When I think of the Pulpwood Queens, I think of books, girlfriends, and road trips.
I knew I wanted to attend Kathy L. Murphy’s next Girlfriends’ Weekend the minute I met her at New Orleans’ Words and Music Festival. Kathy was impressive, a storyteller herself. I could feel her passion for books and the authors who birthed them. Her bright wit and big heart made me want to spend time with her. I was giving book talks in the East when the next one rolled around. So I figured I’d get there as soon as I could.
I went to Jefferson, Texas right before covid began. It was my last and only trip 2020-present. But that’s not why I remember it.
Getting from Washington, DC to East Texas is a trip for me that involves planes, subway trains, and automobiles, so I began planning early. I decided to make it work, I needed a day on either side of the plane flights. I took a big breath of courage and decided it was fine if all the writers knew each other and I stood by the frig in the corner like I used to when I was a young writer for National Geographic. I assumed it would be an event much like those in the DC area. You get to meet the authors, even greet them, tell them you loved their book, get their autograph, get to ask one question if you’re lucky. I knew a few of the authors already from phone and online lively conversations, but I wasn’t sure they’d have time for me.
Girlfriends and Boyfriends, let me tell you, was I ever wrong!
And it all began with a road trip…
To tell you the truth, I was concerned about even getting to and from Jefferson, Texas. I’m Phi Beta Kappa, was in international senior management, and I can burp a baby, write a story, and sing a song. But I’m not equipped with a GPS in my brain. I’ve been known to end up in a completely different country using GPS. (I promise, this is true!) So imagine my surprised delight when national magazine journalist and award-winning novelist Kathleen M. Rodgers invited me to join her and author Joy Ross Davis, a professor with a doctorate and gold medal novelist, on their trek from Dallas to Jefferson. I was, and still am, overwhelmed with gratitude.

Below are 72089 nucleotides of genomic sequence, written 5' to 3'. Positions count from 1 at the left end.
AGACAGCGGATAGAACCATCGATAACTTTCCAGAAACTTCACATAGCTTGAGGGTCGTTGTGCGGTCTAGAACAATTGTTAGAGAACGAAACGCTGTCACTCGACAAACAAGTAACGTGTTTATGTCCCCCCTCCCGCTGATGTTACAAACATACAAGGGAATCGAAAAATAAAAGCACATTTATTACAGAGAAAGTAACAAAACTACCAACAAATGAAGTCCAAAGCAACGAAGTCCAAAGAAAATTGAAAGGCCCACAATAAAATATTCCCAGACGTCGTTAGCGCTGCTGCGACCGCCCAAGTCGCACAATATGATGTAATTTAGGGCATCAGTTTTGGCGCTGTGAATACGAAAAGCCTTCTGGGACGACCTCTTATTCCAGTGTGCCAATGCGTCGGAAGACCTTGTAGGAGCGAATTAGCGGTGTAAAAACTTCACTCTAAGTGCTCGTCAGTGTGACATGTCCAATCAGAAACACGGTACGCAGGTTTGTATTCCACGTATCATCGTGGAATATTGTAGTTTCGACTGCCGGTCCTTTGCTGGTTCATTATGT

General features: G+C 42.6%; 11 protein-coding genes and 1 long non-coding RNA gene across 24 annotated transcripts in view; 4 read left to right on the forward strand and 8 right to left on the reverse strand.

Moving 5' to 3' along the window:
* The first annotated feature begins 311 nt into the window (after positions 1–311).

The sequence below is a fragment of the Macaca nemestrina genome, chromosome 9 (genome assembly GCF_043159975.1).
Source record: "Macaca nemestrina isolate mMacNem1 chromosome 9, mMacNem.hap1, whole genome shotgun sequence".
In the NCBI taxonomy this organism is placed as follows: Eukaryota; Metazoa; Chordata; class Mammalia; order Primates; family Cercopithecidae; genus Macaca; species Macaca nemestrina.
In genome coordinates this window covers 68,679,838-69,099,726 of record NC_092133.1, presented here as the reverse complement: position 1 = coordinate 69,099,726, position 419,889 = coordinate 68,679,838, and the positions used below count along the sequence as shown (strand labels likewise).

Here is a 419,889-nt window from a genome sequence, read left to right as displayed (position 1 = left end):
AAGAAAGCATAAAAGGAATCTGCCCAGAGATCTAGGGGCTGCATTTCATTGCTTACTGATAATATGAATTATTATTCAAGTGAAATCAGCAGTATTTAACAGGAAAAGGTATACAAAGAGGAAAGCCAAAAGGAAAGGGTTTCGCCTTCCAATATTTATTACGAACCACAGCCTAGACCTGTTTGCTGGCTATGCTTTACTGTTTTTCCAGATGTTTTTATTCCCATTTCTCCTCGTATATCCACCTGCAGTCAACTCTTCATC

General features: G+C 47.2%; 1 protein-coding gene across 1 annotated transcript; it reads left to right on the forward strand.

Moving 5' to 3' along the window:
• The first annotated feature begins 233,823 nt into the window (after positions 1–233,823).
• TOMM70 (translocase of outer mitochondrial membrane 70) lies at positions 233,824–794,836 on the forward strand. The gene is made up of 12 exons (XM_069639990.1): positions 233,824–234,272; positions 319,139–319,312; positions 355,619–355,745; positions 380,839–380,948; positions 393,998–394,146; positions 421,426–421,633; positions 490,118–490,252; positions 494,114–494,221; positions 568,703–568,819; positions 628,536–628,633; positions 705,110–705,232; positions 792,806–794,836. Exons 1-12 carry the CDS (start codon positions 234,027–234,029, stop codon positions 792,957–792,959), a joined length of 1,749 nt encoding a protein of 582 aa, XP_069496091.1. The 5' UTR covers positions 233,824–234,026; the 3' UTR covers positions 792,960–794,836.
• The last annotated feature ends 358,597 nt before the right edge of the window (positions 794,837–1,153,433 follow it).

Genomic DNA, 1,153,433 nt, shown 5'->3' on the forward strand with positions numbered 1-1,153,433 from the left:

It wasn’t exactly like “Thelma and Louise” because we weren’t out to end our lives, but we were out to change them. Everything else that happened reminds me of that movie. Girlfriend power is like that. It has the power to catalyze transformation.
Kathleen picked me up and made me feel right at home. She gave me a personal tour of the historic grid of Texas that she now calls home (she hails from New Mexico), which inspired her Seven Wings to Glory and Johnnie Come Lately. We dined at the Main Street Bakery in Grapevine, recently restored to its glory days. Ummmm. Southern Food. In Kathleen’s words, “It felt like a reunion of old friends. Like we’d known each other forever. Like I hadn’t seen you in forever.” Yes, it did.
After our long lunch, we headed out to pick up Joy at the Dallas Fort Worth Airport. What I knew: Kathleen is a pilot’s wife. Tom flew routinely to and from the DFW hub for two decades. What I didn’t know: Kathleen’s got a creative brain just like yours truly. Maybe she has a GPS there, but it glitches.
With a big adventure…
We ended up in a dark garage, not once but twice, loop-dee-looping around, trying to find the terminal the plane was supposed to be landing in. If we hadn’t bonded before, Kathleen and I bonded as we navigated our way out. Or tried to.
The first time we got stuck in the garage. The second time, we found our way out much faster. Only to have a text from Joy: “I’m at another terminal. They had to land here because all the gates were closed. The plane was late due to inclement weather.”
We found the second terminal, by the way, with ease. Because it wasn’t near that dang garage. Joy did look relieved when we pulled up.
That’s when the raindrops began to plunk down. As we hit the highway, I was certain the rain had a little ice mixed in. The clouds were low, like when Harry Potter and his friends get stuck in the tree going back to school in The Chamber of Secrets.
“Joy and I’ve met in person,” Kathleen told me, by way of introduction. I felt a tinge of confidence leave me. I was expecting to be odd author out. I wasn’t a featured author (yet), nor had I published anywhere near the number of novels that they had. They were prolific, experienced novelists. I needn’t have felt that way. Because we shared stories.
“Normally, I’m a quiet person. I’m uncomfortable around new people,” Joy tells me now. “Yet our road trip gave me the courage and pleasure to open up a little. The trip with you and Kathleen helped me see that side of me who loves to bond with people. It proved to be an enlightening experience.”